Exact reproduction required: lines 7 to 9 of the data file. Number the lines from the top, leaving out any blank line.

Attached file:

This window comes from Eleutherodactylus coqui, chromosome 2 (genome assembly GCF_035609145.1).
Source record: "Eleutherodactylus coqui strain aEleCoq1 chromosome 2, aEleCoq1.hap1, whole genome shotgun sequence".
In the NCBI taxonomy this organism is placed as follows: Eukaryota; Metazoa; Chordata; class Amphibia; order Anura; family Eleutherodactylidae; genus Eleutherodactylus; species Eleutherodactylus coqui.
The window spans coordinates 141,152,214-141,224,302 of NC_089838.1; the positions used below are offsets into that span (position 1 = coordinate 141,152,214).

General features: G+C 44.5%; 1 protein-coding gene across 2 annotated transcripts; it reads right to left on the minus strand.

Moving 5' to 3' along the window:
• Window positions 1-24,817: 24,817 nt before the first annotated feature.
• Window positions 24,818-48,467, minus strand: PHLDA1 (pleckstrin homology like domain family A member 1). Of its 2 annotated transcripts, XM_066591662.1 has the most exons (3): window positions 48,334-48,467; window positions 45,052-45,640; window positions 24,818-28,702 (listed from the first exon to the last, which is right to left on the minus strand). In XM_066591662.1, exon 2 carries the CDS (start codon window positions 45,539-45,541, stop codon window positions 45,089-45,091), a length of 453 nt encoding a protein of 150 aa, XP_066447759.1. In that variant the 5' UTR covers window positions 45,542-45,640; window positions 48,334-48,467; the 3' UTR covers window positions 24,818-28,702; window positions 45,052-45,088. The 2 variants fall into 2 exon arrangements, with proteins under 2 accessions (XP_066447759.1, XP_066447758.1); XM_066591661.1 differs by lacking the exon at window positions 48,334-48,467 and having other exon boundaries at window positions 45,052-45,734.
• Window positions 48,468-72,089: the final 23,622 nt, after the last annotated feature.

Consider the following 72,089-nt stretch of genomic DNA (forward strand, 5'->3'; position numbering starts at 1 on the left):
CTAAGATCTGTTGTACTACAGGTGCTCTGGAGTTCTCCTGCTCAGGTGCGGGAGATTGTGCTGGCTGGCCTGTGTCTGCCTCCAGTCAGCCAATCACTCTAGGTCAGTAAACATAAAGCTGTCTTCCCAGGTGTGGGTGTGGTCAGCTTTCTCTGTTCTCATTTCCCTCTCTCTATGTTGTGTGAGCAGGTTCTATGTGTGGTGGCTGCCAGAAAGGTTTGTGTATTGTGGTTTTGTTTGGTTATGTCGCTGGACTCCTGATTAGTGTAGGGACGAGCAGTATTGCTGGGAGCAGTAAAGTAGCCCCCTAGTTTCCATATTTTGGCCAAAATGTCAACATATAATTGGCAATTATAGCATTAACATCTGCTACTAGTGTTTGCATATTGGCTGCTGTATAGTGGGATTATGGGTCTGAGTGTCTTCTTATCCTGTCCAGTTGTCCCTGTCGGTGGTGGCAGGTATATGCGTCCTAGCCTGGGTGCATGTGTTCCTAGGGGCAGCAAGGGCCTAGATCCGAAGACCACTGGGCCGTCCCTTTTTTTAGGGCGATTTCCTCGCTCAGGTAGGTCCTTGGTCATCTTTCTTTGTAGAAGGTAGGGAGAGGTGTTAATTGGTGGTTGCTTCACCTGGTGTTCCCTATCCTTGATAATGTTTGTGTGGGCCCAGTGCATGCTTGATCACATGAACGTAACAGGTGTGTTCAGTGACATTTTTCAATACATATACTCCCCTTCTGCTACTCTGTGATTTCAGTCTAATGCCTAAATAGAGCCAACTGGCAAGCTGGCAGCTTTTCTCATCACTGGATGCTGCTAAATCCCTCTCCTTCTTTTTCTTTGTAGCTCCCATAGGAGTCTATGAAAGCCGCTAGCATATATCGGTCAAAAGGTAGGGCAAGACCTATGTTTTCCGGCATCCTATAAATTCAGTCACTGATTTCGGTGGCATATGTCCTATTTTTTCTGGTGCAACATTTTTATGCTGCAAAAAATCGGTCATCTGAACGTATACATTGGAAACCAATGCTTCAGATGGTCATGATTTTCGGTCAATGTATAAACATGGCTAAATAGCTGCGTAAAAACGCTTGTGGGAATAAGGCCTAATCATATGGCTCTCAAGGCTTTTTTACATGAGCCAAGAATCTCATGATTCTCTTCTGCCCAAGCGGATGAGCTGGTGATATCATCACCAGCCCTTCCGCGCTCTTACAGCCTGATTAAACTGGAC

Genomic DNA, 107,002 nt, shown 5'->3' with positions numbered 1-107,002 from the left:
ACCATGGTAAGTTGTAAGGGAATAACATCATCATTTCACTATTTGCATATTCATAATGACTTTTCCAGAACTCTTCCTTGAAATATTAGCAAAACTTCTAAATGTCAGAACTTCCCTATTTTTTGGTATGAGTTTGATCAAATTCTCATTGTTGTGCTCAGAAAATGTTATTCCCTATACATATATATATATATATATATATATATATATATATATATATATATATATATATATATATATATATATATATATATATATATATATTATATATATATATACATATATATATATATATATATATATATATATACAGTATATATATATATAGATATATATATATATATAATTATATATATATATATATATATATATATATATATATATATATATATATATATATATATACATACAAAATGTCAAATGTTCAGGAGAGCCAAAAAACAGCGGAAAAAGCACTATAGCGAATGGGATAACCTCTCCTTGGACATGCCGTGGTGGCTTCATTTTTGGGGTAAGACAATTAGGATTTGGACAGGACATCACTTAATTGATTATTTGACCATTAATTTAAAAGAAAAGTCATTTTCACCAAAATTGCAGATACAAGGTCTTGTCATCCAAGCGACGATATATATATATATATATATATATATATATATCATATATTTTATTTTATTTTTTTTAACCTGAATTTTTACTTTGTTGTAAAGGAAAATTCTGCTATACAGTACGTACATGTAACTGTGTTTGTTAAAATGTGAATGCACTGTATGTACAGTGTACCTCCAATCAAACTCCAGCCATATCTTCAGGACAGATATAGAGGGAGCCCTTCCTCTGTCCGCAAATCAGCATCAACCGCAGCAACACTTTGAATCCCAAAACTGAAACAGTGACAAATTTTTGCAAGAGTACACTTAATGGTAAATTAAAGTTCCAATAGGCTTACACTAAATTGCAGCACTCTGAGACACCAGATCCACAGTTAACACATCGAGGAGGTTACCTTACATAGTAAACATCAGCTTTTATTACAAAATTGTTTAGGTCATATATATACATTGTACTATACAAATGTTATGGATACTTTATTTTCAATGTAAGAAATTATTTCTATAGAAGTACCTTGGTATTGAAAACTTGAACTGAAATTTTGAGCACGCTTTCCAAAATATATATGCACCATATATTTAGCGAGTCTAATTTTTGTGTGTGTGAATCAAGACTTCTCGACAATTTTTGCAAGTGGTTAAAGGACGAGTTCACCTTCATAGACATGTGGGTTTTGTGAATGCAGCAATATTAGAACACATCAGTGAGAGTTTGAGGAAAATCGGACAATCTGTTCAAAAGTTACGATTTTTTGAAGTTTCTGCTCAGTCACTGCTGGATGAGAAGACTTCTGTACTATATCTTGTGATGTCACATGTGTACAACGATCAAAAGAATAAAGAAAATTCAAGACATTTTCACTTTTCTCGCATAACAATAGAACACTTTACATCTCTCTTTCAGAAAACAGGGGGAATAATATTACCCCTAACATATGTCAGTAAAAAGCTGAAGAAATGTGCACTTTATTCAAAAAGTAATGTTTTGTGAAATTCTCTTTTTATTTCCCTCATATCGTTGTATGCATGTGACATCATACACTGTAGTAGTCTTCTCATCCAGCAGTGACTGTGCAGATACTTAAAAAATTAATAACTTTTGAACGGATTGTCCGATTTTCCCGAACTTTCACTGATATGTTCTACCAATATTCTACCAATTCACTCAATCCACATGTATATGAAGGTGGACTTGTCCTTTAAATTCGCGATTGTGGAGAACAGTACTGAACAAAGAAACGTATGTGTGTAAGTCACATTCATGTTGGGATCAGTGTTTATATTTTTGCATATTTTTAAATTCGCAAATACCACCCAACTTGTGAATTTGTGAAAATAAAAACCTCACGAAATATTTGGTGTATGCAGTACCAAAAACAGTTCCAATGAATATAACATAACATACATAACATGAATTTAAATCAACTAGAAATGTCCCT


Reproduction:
• Window positions 1-24,817: 24,817 nt before the first annotated feature.
• Window positions 24,818-48,467, minus strand: PHLDA1 (pleckstrin homology like domain family A member 1). Of its 2 annotated transcripts, XM_066591662.1 has the most exons (3): window positions 48,334-48,467; window positions 45,052-45,640; window positions 24,818-28,702 (listed from the first exon to the last, which is right to left on the minus strand). In XM_066591662.1, exon 2 carries the CDS (start codon window positions 45,539-45,541, stop codon window positions 45,089-45,091), a length of 453 nt encoding a protein of 150 aa, XP_066447759.1. In that variant the 5' UTR covers window positions 45,542-45,640; window positions 48,334-48,467; the 3' UTR covers window positions 24,818-28,702; window positions 45,052-45,088. The 2 variants fall into 2 exon arrangements, with proteins under 2 accessions (XP_066447759.1, XP_066447758.1); XM_066591661.1 differs by lacking the exon at window positions 48,334-48,467 and having other exon boundaries at window positions 45,052-45,734.
• Window positions 48,468-72,089: the final 23,622 nt, after the last annotated feature.